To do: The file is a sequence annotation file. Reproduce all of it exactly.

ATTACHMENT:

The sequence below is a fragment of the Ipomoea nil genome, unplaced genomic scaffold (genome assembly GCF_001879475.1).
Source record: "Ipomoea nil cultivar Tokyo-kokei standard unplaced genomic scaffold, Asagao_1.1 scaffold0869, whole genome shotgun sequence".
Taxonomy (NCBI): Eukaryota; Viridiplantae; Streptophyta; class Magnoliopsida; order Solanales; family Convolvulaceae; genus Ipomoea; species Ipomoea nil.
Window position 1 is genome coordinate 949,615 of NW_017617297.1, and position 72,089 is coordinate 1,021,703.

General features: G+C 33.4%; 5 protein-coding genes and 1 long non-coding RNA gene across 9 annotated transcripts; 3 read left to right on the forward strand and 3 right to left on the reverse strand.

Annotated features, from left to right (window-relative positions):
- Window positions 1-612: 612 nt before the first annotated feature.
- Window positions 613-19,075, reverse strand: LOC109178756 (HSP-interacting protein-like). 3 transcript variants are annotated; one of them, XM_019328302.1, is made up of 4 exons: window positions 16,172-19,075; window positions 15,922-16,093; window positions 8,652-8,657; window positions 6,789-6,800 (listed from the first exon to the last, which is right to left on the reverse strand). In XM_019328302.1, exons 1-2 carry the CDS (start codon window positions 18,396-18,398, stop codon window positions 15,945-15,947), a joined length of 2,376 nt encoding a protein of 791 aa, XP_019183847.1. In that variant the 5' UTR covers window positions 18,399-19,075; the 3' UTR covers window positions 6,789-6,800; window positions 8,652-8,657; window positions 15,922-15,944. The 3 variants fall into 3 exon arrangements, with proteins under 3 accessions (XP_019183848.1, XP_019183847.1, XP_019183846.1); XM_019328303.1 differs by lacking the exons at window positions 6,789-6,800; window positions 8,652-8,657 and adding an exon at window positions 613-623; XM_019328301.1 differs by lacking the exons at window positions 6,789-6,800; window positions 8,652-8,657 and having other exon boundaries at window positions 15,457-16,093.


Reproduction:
The sequence below is a fragment of the Ipomoea nil genome, unplaced genomic scaffold (genome assembly GCF_001879475.1).
Source record: "Ipomoea nil cultivar Tokyo-kokei standard unplaced genomic scaffold, Asagao_1.1 scaffold0869, whole genome shotgun sequence".
Taxonomy (NCBI): Eukaryota; Viridiplantae; Streptophyta; class Magnoliopsida; order Solanales; family Convolvulaceae; genus Ipomoea; species Ipomoea nil.
Window position 1 is genome coordinate 949,615 of NW_017617297.1, and position 72,089 is coordinate 1,021,703.

General features: G+C 33.4%; 5 protein-coding genes and 1 long non-coding RNA gene across 9 annotated transcripts; 3 read left to right on the forward strand and 3 right to left on the reverse strand.

Annotated features, from left to right (window-relative positions):
- Window positions 1-612: 612 nt before the first annotated feature.
- Window positions 613-19,075, reverse strand: LOC109178756 (HSP-interacting protein-like). 3 transcript variants are annotated; one of them, XM_019328302.1, is made up of 4 exons: window positions 16,172-19,075; window positions 15,922-16,093; window positions 8,652-8,657; window positions 6,789-6,800 (listed from the first exon to the last, which is right to left on the reverse strand). In XM_019328302.1, exons 1-2 carry the CDS (start codon window positions 18,396-18,398, stop codon window positions 15,945-15,947), a joined length of 2,376 nt encoding a protein of 791 aa, XP_019183847.1. In that variant the 5' UTR covers window positions 18,399-19,075; the 3' UTR covers window positions 6,789-6,800; window positions 8,652-8,657; window positions 15,922-15,944. The 3 variants fall into 3 exon arrangements, with proteins under 3 accessions (XP_019183848.1, XP_019183847.1, XP_019183846.1); XM_019328303.1 differs by lacking the exons at window positions 6,789-6,800; window positions 8,652-8,657 and adding an exon at window positions 613-623; XM_019328301.1 differs by lacking the exons at window positions 6,789-6,800; window positions 8,652-8,657 and having other exon boundaries at window positions 15,457-16,093.